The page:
IT firms to focus on top performers to reap benefits

Written by Anand J | P P Thimmaya | Bangalore | Updated: Apr 1 2013, 07:13am hrs
The easy ride for the three million strong employees of the Indian information technology and business process management (IT-BPM) industry seems to be getting over with companies now intensely evaluating the performance of their workforce to zero in on the super performers.

In an environment where there is a perceptible drop in number of technology outsourcing and offshoring contracts impacting the profitability and revenue growth of the industry, Indian IT companies are now more focused more on the high performers to keep their engine chugging.

During the sector's heydays, employees across various levels, received very lucrative salary hikes, along with additional perks, and there was a slight leniency in measuring the performance standards. This regularly saw the average salary hikes being in the range of 20% plus with even the average performers falling into this bracket.

Companies are becoming more cautious these days as there is a very clear roadmap on the kind of targets that need to be met. It is more or less based on the principle of perform or perish, said, G C Jayaprakash, Asia-Pacific Regional Practice Leader, Technology, Stanton Chase, an executive search firm.

This trend was amply clear with employees from a cross-section of IT companies talking about their evaluation process in rather sober tones. An employee of Infosys, who did not wish to be identified said, The October appraisal was tough at certain units and we also expect a similar experience when the next round comes up in April.

There has been a case of a mid-tier Indian IT company saying that all those employees who are seeking promotion should first pass a test.

An employee of the BPO unit at Accenture remarked that their appraisal process was very tough unlike in the past. Today, this increasing performance barometer is being felt across all levels and the only exception being on people with less than two years of experience. Industry observers say normally performance review, which is an annual affair, is done twice a year and in some cases on a quarterly basis.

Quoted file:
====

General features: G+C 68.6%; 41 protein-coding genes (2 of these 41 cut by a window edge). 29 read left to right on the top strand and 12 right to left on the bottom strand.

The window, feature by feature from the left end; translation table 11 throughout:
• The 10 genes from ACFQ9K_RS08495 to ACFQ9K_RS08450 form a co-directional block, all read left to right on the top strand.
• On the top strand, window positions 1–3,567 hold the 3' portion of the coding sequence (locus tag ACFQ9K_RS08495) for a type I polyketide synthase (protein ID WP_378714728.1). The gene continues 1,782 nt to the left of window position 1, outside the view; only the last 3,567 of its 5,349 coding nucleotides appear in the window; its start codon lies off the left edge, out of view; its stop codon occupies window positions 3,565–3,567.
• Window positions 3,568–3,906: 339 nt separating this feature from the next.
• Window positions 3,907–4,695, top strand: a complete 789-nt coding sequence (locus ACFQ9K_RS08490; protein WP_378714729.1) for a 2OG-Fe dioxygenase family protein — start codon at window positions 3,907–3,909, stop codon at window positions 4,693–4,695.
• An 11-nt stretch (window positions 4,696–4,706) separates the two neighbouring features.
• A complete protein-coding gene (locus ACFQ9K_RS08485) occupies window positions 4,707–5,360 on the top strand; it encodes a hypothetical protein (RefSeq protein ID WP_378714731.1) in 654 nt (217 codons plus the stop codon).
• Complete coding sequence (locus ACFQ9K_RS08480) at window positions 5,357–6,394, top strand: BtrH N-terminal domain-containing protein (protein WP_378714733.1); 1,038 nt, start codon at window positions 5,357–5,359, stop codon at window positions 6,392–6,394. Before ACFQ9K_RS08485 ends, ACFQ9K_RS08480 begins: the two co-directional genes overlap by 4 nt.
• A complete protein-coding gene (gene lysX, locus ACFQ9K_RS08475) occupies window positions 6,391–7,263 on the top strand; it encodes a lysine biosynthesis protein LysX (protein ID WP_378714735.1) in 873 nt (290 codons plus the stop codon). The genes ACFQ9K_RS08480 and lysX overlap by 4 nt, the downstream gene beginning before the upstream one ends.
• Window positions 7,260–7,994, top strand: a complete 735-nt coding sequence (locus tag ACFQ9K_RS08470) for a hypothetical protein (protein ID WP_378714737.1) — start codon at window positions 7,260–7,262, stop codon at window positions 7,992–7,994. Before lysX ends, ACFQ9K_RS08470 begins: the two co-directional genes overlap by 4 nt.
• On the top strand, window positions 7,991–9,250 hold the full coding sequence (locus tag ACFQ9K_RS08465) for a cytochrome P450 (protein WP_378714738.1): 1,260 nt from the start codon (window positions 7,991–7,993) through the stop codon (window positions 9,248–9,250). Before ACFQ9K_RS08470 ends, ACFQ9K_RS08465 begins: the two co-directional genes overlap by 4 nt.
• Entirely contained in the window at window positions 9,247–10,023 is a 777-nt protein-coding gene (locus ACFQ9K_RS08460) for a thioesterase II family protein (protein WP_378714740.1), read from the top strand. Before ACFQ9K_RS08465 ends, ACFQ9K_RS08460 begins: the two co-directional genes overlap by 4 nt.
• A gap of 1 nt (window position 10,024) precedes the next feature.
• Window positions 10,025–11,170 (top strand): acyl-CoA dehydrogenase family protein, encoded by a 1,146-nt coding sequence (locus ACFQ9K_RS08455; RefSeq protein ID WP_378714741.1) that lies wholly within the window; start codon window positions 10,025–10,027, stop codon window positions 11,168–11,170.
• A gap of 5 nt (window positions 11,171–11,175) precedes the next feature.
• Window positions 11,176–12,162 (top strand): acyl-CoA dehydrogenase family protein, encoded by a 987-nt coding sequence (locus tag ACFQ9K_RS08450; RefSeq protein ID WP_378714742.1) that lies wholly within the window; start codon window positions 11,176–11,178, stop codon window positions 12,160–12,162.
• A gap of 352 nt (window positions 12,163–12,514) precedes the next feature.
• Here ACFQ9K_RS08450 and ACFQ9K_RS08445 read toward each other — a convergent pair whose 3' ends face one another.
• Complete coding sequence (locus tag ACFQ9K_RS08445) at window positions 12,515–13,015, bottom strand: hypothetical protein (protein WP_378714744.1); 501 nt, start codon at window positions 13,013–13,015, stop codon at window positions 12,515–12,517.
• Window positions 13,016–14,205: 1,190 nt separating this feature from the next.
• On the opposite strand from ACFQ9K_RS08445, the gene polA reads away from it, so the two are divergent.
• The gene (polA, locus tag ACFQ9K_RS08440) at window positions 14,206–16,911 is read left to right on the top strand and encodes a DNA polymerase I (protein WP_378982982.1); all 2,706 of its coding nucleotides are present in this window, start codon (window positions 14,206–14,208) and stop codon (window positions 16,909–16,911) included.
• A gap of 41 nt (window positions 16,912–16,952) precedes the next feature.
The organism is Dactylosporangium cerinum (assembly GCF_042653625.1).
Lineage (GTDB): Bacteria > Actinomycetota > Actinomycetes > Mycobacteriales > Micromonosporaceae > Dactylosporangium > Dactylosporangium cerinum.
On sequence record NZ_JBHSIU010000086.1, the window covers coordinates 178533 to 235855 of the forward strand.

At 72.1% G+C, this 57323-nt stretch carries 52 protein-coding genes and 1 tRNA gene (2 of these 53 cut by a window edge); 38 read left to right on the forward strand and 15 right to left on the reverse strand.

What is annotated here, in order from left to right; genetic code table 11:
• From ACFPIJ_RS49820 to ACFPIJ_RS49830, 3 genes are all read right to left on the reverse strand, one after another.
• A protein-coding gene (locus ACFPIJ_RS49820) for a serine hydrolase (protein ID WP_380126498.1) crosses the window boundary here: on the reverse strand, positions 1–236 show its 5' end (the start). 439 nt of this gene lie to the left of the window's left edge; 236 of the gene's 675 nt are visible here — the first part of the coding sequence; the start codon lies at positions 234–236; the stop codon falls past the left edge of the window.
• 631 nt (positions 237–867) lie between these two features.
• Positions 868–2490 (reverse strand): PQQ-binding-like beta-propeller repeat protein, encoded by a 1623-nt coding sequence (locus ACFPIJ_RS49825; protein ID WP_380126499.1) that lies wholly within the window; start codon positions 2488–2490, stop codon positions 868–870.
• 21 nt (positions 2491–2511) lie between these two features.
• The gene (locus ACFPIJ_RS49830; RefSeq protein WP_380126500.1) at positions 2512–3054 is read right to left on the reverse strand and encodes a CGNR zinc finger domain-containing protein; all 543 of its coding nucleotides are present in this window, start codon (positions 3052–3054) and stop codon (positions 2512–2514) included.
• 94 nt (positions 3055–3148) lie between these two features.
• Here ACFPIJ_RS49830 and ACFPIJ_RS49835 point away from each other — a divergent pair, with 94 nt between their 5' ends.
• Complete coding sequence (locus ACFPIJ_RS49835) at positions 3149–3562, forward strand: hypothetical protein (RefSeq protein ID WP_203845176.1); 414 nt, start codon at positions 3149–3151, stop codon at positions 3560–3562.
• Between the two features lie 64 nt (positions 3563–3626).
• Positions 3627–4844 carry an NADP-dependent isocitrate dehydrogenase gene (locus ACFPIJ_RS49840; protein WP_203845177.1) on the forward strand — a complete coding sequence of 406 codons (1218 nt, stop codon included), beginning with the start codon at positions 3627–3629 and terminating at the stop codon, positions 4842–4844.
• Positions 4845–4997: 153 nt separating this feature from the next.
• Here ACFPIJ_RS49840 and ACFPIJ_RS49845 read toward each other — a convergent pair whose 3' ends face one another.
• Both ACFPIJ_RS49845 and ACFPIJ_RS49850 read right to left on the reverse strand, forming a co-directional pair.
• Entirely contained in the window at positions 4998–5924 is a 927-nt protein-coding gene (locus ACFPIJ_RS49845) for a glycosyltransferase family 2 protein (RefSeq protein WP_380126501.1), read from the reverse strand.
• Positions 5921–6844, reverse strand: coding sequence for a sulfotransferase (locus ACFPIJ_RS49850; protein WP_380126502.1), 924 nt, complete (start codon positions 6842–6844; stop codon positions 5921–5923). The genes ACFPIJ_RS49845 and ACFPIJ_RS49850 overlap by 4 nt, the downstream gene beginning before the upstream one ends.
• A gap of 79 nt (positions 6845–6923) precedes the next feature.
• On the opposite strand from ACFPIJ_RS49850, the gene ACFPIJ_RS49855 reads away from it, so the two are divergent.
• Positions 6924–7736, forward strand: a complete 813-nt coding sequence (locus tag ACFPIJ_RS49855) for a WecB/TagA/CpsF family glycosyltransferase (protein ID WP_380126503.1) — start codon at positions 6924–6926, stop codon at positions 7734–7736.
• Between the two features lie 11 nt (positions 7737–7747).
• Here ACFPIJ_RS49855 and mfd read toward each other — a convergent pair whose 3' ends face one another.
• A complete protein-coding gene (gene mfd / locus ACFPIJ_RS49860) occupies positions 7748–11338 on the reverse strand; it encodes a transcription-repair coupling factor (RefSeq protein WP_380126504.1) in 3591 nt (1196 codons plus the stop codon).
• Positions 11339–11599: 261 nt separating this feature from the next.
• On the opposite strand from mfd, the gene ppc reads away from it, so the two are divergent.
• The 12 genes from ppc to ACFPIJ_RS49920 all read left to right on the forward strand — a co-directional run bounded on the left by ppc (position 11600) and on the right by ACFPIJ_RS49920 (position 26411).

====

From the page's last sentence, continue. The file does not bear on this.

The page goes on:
This growing focus on performance is also being driven by the customers of IT companies. Corporates today, while giving out their IT outsourcing contracts, are expecting a lot more from their vendors in terms of quality of people who are going to be employed, the level of expertise, etc. Adding to the pressure of performance are also the constraints that IT companies are facing with their budgets and they would like to allocate the resources to those groups or teams which give them the confidence that they would be able to achieve their targets.

Amitabh Das, CEO, Vati Consulting, a recruitment firm, said such kind of budgetary allocation would allow the IT companies to retain the high performers and also spur them to meet or exceed their targets.

In such a situation where there are fewer new job openings in the IT industry and salary hikes likely to be in the single digit range, employees are now coming under greater scrutiny.

However, this could also be an opportunity for the companies to reskill and retool their employees. Suparna Rao, Co-founder & CEO, Excellence4u, an employee assessment firm, said that the companies today are not looking at hiring just software coders, but also seek additional skills like domain and functional knowledge. She felt that companies are now paying far more serious attention towards reskilling their employees.

The $108 -billion Indian IT-BPM industry has now reached a size, where there is a more realistic expectation on the kind of growth rate the sector could achieve in the near future. Industry body Nasscom has projected a growth rate in the range of 12-14% for 2013-14 fiscal, though there are certain dark clouds hovering over the sector. Technology research firm Ovum said, Last year was the worst for IT services contract activity since 2002.

Performance in the three months to the end of December 2012 fell well below the levels seen in the same period of 2011, ensuring that annual IT services contract activity fell to its lowest level for 10 years, both in terms of total contract value (TCV) and deal volume. In Ovum s latest analysis of the IT services market, the TCV of deals announced in the fourth quarter of 2012 was $20.8 billion, down 34% on the same period of the previous year.